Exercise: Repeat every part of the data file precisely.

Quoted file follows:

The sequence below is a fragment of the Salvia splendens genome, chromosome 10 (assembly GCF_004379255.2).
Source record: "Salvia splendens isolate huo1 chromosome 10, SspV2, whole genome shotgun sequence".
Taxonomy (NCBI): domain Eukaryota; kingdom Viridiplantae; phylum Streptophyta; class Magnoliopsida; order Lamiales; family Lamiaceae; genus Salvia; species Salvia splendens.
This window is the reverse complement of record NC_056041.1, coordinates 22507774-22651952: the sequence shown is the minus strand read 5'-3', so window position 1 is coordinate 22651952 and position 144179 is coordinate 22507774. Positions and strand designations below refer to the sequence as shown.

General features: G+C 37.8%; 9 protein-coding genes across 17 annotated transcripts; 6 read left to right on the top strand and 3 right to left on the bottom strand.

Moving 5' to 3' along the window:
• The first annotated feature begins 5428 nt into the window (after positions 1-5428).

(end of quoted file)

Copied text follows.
The sequence below is a fragment of the Salvia splendens genome, chromosome 10 (assembly GCF_004379255.2).
Source record: "Salvia splendens isolate huo1 chromosome 10, SspV2, whole genome shotgun sequence".
Taxonomy (NCBI): domain Eukaryota; kingdom Viridiplantae; phylum Streptophyta; class Magnoliopsida; order Lamiales; family Lamiaceae; genus Salvia; species Salvia splendens.
This window is the reverse complement of record NC_056041.1, coordinates 22507774-22651952: the sequence shown is the minus strand read 5'-3', so window position 1 is coordinate 22651952 and position 144179 is coordinate 22507774. Positions and strand designations below refer to the sequence as shown.

General features: G+C 37.8%; 9 protein-coding genes across 17 annotated transcripts; 6 read left to right on the top strand and 3 right to left on the bottom strand.

Moving 5' to 3' along the window:
• The first annotated feature begins 5428 nt into the window (after positions 1-5428).